It makes sense to me that as a consequence to her success shaping Arcadia's geopolitics into something more hopeful, she'd heed the call of other civilizations struggling with strife and division with some sympathy – especially since some of these same civilizations put themselves in Arcadia's business in the first place. One of the interesting things about playing in a world where gods are demonstrably real is that evangelism doesn't have to be the only factor that contributes to a religion's spread. The gods themselves are capable of gazing wherever pleases them, as Kazutal apparently did with the Matanji orcs (Garund seems to have other familial connections with Arcadia aside – Balumbdar has a sibling more commonly worshipped on Arcadia, for example). That growing influence of her faith is probably the Inner Sea's strongest connection to Arcadia, at this point, which is fun. Honestly, it'd be kind of fun to have a Mahwek character be this benevolent doppelganger to Christopher Columbus – an eccentric explorer discovering and recording sensational stories about the strange, wild lands in the east, spreading the holy word of Kazutal to civilizations struggling with civility (and setting up small immigrant communities and trading outposts behind them). Be fun to see Europe's stand-in be portrayed as "The New World" for a change. Not in a derogatory, colonial sense, mind. Just in the sense that it's this strange, bewildering place where people behave so differently from what's normal, believe such baffling things, wear such bizarrely impractical clothing, and eat food...that actually isn't that bad. I might take some home with me.

Just saying, I'd love to play an AP about Arcadian explorers journeying into the east. One of the devs (James Jacobs, I think?) mentioned there was an adventure idea involving the party being a group of explorers seeking to make a complete circuit around the globe, "Around the World in 180 Days" style. If that happens (and it would be my favorite AP ever, btw), I humbly petition it start in Arcadia, or at least occur in the context of adventuring with a company of Arcadian explorers. That'd be the freaking coolest.

Liberty's Edge

1 person marked this as a favorite.

From the above, Kazutal makes me think of Aroden.

Too bad he died before having the chance to make up for his mistakes, leaving others to shoulder this weight.


Wasn’t the turning point for Kazutal the horror of Earthfall? I don’t know that I’d call that war, given that most have no idea it was an algollthu act.

I still adore Kazutal, and love the rest of you post (I’m here for any and all APs where we play Arcadian heroes), just wanted to nitpick that one point :>


1 person marked this as a favorite.
Pathfinder Roleplaying Game Superscriber; Pathfinder Starfinder Adventure Path, Starfinder Roleplaying Game, Starfinder Society Subscriber
keftiu wrote:

Wasn’t the turning point for Kazutal the horror of Earthfall? I don’t know that I’d call that war, given that most have no idea it was an algollthu act.

I still adore Kazutal, and love the rest of you post (I’m here for any and all APs where we play Arcadian heroes), just wanted to nitpick that one point :>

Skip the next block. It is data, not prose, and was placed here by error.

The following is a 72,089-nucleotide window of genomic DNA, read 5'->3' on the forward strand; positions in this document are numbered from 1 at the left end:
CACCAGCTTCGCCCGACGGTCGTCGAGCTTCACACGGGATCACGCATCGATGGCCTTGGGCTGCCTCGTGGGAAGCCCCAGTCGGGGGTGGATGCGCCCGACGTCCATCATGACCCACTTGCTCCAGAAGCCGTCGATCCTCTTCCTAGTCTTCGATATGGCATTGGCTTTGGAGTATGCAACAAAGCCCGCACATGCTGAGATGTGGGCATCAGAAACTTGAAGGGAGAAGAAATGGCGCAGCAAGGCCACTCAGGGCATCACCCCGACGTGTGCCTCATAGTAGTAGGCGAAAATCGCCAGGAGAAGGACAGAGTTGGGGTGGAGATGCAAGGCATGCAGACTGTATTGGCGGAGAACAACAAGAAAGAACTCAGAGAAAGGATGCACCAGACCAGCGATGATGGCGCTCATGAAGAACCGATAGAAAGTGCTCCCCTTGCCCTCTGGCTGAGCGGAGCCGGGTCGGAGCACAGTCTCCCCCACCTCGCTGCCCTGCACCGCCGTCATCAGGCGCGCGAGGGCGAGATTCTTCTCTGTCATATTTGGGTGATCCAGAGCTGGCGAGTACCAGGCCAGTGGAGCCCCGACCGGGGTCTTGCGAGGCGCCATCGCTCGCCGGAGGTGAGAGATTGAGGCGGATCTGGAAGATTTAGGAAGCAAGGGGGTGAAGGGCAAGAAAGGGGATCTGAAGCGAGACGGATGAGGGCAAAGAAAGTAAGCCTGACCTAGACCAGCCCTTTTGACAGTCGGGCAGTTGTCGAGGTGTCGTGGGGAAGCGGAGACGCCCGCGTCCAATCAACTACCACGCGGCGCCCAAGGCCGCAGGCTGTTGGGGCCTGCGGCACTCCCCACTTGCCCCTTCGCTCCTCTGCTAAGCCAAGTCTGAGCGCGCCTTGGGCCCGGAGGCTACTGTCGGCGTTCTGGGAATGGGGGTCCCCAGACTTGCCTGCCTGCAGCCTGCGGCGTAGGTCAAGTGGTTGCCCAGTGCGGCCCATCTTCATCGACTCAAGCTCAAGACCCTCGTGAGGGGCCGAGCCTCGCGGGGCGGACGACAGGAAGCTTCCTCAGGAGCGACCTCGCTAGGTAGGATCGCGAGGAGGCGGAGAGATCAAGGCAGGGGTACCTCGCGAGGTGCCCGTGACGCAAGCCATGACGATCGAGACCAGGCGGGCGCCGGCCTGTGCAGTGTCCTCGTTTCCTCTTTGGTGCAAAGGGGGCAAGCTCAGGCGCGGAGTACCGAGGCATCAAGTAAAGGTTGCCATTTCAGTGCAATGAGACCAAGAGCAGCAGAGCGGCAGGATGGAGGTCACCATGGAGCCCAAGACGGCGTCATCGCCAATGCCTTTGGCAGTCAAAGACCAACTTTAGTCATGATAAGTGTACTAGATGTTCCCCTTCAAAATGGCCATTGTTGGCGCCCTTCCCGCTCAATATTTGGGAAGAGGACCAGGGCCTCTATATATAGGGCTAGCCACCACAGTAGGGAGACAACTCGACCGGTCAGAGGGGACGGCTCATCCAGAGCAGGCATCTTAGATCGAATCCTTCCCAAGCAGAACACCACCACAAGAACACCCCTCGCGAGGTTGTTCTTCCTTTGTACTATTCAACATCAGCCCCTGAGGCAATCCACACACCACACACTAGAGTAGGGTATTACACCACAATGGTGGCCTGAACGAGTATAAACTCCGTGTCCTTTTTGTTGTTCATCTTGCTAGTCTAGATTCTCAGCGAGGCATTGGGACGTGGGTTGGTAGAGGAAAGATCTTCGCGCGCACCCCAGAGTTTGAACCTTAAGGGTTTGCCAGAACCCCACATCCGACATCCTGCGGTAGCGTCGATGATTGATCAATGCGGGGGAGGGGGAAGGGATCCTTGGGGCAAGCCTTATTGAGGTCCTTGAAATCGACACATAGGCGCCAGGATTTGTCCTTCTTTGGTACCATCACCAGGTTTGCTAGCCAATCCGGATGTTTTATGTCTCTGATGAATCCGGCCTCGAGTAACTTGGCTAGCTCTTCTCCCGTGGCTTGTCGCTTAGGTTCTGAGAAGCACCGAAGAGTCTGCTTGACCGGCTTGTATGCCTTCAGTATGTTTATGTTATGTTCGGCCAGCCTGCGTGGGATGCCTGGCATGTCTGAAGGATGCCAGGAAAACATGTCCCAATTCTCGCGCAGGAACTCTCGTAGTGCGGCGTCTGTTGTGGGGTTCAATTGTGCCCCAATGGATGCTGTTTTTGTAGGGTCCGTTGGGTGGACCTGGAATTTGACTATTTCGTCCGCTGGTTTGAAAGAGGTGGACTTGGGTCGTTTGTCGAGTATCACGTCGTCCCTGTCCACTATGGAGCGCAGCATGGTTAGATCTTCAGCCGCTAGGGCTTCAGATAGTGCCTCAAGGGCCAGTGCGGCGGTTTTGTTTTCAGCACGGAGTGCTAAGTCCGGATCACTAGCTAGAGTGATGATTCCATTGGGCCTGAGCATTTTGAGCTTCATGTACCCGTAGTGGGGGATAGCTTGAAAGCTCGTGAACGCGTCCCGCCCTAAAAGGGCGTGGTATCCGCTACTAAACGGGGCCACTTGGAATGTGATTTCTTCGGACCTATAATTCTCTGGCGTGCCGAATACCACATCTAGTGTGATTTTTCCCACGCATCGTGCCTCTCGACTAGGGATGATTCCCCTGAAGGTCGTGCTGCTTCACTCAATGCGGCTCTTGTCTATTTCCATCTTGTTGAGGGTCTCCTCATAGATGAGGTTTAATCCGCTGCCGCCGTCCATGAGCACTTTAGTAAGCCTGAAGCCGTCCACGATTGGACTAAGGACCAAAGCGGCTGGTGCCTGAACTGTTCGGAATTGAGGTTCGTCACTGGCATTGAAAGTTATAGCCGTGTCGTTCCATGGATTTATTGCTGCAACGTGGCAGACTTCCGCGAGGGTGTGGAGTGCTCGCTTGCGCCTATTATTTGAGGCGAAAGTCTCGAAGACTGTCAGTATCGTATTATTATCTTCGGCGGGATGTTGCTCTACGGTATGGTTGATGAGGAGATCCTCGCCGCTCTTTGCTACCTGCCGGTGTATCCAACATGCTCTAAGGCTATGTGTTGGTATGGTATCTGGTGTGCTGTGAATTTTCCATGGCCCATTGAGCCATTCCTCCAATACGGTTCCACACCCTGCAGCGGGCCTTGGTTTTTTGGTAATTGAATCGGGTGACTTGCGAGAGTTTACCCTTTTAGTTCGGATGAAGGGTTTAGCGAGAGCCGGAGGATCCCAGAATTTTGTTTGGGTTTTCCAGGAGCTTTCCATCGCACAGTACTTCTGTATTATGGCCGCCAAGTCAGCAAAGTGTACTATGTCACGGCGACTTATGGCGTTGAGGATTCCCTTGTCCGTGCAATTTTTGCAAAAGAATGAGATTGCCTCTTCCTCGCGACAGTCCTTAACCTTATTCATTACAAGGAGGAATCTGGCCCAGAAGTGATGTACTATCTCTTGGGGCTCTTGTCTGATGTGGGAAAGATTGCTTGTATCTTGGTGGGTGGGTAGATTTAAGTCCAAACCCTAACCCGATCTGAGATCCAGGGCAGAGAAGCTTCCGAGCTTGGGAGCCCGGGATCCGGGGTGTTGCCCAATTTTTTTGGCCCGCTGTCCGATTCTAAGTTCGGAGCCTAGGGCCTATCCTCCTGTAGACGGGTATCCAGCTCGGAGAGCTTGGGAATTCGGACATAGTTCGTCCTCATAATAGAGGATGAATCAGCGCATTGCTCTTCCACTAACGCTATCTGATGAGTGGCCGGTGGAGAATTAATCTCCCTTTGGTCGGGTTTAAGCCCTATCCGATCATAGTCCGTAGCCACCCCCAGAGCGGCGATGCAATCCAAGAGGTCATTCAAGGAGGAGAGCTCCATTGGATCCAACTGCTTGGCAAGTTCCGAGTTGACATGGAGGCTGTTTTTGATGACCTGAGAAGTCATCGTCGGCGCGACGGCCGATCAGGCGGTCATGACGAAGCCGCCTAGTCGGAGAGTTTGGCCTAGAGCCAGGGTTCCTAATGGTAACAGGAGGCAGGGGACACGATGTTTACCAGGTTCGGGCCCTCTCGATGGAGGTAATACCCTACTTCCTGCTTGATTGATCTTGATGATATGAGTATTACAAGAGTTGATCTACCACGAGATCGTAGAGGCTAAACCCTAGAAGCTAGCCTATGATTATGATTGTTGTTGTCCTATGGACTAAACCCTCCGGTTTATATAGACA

The conflict struck me as basically a war between several of Golarion's gods and the alghollthu. The alghollthu wanted to rule humanity, humanity disagreed, gods intervened, planet almost broke. This beautiful world Kazutal had built was this close to being obliterated in a moment, like all the worlds she had been enabling Razatlan to bulldoze over in their ambitions to rule Arcadia.

I suppose you're right though – Kazutal might not necessarily have recognized Earthfall as a war specifically. Referencing the relevant texts in question:

Gods & Magic:
Gods & Magic wrote:
Kazutal, also known as Mother Jaguar or Lady Jaguar, is an old deity, revered for thousands of years on the continent of Arcadia. Ages ago, she was worshipped in the Razatlani Empire as a goddess of might and protection in war. After the catastrophe of Earthfall, however, her edge softened; those who struggled to put the world back together called upon her to protect their neighbors and came together under her guidance to build strong bonds of community and support.

Faiths of Golarion:
Faiths of Golarion wrote:

Kazutal, also known as Lady Jaguar, Mother

Jaguar, and She of Grace and Might, was
worshipped differently thousands of years
ago. In ancient times, the Razatlani spread across
Arcadia, subjugating other peoples and establishing their
own rigid and tyrannical empire. The Razatlani prayed to
Kazutal for strength in battle and protection from injury,
much as people do today, but few considered her a goddess
who cared at all for society or freedom. In this age of chaos
and warfare, most of Kazutal’s worship was focused on
military might, until the catastrophe of Earthfall disrupted
the grasp of the Razatlani Empire.

After Earthfall, Kazutal’s surviving clergy used their
forces to help other survivors make it through the first few
centuries of darkness. Since people depended upon their
neighbors to survive, they called on Kazutal’s strength to
protect every member of the community, as the loss of
one person could spell the death of the rest. Through
these efforts, a stronger bond of friendship and family
blossomed in Kazutal’s church. She became a guardian
among the ashes, a patron of defense instead of war. Her